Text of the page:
North Korea has once again chosen to test the resolve of the Trump administration and allies of the United States by launching a missile over Japan. The rocket broke up during its flight, but nevertheless caused the Japanese government to issue an emergency alert to its citizens to seek shelter in the event that debris or potentially a warhead of some kind were attached to the missile. The Pentagon has confirmed the launch, and the Trump administration has vowed, along with Japan, to increase pressure on North Korea.
It seems clear to some that further sanctions are not an option, given the long history of sanctions on North Korea failing to result in the regime backing away from its clear commitment to bolstering its military capabilities. The VXX etf, which tracks the volatility index known as the VIX, is currently up over 6% in overnight trading. We can expect the S&P to open lower as well, given that global equity indexes have traded lower on this news. We shall see what the ultimate response to North Korea will be, so we’ll keep an eye on this situation for further developments. More volatility seems likely as this situation is likely to escalate.
On Wall Street, the phrase “active managers” is used to describe managers that do not passively invest to follow an index, but those who are trying to beat the market on a daily through annual basis. Most of these active managers are running hedge funds.
You may have read over the last few years that many of these hedge funds, even very large and famous funds, have returned money to investors and closed their businesses. Why? Because with the global central planning through various types of QE, hedging is a losing strategy. Additionally, volume and volatility are abysmal as I have written about on numerous occasions. Below is a chart that shows how cumulative alpha has declined with the rise in global QE (which is inverted on the chart).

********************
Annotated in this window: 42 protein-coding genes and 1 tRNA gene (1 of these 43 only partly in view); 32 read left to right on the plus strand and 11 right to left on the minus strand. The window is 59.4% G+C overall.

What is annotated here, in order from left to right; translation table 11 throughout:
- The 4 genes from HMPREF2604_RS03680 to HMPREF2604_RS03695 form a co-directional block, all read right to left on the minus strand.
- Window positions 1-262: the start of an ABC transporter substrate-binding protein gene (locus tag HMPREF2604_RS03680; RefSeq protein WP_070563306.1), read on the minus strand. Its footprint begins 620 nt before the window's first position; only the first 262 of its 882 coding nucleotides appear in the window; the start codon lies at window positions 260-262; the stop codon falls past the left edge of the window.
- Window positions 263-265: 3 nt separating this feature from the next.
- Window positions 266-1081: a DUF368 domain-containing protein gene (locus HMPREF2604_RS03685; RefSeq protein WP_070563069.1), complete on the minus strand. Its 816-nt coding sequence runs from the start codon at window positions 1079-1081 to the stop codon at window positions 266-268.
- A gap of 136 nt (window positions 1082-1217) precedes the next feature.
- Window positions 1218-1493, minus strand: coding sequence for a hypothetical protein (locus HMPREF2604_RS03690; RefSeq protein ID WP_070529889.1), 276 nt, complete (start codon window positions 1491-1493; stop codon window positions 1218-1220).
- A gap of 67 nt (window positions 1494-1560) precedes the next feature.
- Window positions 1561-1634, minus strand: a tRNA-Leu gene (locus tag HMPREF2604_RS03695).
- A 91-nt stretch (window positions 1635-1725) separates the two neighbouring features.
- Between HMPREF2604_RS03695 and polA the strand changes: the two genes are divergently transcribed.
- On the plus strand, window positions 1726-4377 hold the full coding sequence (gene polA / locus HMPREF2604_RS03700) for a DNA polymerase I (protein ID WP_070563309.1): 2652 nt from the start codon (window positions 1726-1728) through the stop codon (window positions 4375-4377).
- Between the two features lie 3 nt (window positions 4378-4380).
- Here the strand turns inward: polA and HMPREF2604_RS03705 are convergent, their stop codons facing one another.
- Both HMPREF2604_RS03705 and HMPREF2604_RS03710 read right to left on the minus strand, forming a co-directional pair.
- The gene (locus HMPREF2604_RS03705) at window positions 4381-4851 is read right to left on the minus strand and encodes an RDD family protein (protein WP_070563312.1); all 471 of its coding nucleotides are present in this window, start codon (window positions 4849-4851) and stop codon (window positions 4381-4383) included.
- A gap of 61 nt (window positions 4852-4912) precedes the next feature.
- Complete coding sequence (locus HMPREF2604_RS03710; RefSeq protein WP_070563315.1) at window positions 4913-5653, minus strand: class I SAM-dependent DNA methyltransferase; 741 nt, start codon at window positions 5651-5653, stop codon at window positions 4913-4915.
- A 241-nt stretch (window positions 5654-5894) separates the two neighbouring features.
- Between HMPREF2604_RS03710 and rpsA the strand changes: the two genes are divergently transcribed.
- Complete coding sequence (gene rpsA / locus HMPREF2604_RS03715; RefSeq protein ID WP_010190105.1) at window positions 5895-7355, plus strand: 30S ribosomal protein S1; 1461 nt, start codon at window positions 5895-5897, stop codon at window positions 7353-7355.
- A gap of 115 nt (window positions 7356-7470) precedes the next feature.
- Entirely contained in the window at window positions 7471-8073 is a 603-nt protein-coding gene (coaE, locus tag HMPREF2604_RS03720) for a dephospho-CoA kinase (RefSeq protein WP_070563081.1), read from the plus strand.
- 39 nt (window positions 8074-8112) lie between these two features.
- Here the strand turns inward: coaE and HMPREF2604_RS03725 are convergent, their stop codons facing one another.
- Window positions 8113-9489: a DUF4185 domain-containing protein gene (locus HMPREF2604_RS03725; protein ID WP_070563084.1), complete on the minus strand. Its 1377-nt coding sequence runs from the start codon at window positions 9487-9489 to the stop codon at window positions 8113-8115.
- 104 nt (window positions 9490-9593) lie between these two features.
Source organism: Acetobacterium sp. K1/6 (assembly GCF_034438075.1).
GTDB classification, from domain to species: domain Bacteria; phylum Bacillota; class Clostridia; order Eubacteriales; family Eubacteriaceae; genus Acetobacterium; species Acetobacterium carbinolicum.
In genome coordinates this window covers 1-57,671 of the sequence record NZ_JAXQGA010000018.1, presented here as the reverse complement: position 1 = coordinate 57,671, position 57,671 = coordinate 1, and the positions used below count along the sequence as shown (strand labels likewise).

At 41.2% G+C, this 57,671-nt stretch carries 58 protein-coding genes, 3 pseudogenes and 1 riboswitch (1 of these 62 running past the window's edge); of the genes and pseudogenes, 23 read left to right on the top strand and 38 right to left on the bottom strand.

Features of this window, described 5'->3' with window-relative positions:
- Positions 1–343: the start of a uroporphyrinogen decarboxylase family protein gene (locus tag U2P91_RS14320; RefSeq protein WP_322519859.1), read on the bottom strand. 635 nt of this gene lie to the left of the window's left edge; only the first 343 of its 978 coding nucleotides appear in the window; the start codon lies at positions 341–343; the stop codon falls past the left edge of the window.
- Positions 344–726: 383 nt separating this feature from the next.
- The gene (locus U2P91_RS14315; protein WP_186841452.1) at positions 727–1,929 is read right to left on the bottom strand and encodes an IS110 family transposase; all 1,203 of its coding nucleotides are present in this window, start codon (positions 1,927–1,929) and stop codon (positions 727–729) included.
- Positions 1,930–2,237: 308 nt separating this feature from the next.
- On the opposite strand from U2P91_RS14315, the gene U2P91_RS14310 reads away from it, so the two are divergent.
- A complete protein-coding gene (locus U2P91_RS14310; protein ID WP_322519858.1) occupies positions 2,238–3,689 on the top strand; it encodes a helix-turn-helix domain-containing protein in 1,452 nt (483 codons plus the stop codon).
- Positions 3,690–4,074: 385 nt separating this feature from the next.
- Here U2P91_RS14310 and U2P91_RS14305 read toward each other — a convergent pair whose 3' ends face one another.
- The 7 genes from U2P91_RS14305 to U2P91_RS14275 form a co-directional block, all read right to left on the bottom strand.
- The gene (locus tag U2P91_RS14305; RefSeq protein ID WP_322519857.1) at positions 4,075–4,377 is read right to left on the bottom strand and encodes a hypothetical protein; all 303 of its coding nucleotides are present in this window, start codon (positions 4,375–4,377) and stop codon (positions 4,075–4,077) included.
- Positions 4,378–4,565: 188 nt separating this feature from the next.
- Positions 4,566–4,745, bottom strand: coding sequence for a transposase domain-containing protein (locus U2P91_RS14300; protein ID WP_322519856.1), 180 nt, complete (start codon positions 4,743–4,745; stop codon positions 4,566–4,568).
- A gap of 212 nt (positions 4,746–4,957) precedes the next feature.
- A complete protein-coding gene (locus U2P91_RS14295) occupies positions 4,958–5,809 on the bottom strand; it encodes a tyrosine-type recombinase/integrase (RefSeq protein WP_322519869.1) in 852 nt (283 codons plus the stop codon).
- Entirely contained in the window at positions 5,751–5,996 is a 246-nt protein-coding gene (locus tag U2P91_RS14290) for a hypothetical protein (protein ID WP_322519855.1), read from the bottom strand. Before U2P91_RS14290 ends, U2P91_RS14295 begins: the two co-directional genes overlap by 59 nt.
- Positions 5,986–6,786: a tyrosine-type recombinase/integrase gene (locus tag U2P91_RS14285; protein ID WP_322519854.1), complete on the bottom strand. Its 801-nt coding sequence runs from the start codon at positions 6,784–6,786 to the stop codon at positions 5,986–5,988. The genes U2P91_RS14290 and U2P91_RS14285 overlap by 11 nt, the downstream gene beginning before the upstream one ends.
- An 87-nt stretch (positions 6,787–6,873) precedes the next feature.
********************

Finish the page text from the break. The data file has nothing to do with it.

Citibank’s Matt King agrees, and says active managers should pray for a bear market so that this will end.
The more the markets rally, the more money is crowded into ETFs and other passive index strategies, the more dispersion and volatility are suppressed, the harder it is for active managers to outperform and the greater is the tail risk – even as most asset classes do very well, asset managers get bigger, central banks think they are doing a good job and the world appears to be a safe place.
But groupthink and herding are in themselves dangerous. Stability breeds instability, as Minsky’s financial instability hypothesis famously put it. The harder central banks push, and the more markets rally, the greater the risk of an abrupt correction. The paradox for central banks is that achieving long-lasting stability may require a little bit more instability, a little bit more volatility, in the short run. A tantrum now might well restore balance to markets and help avert a full-blown crisis later.
The paradox for active investors is that such a tantrum or correction will almost certainly be associated with outflows from both ETFs and mutual funds. And yet it is precisely such an environment which active managers need in order to be able to outperform and stop forfeiting money to ETFs. The prolonged bull market which made them so big is also contributing to their undoing; in order to survive, they should be praying for a bear market.
Nowadays, however, it seems like no matter what happens, the global central planners will not allow the markets to go lower.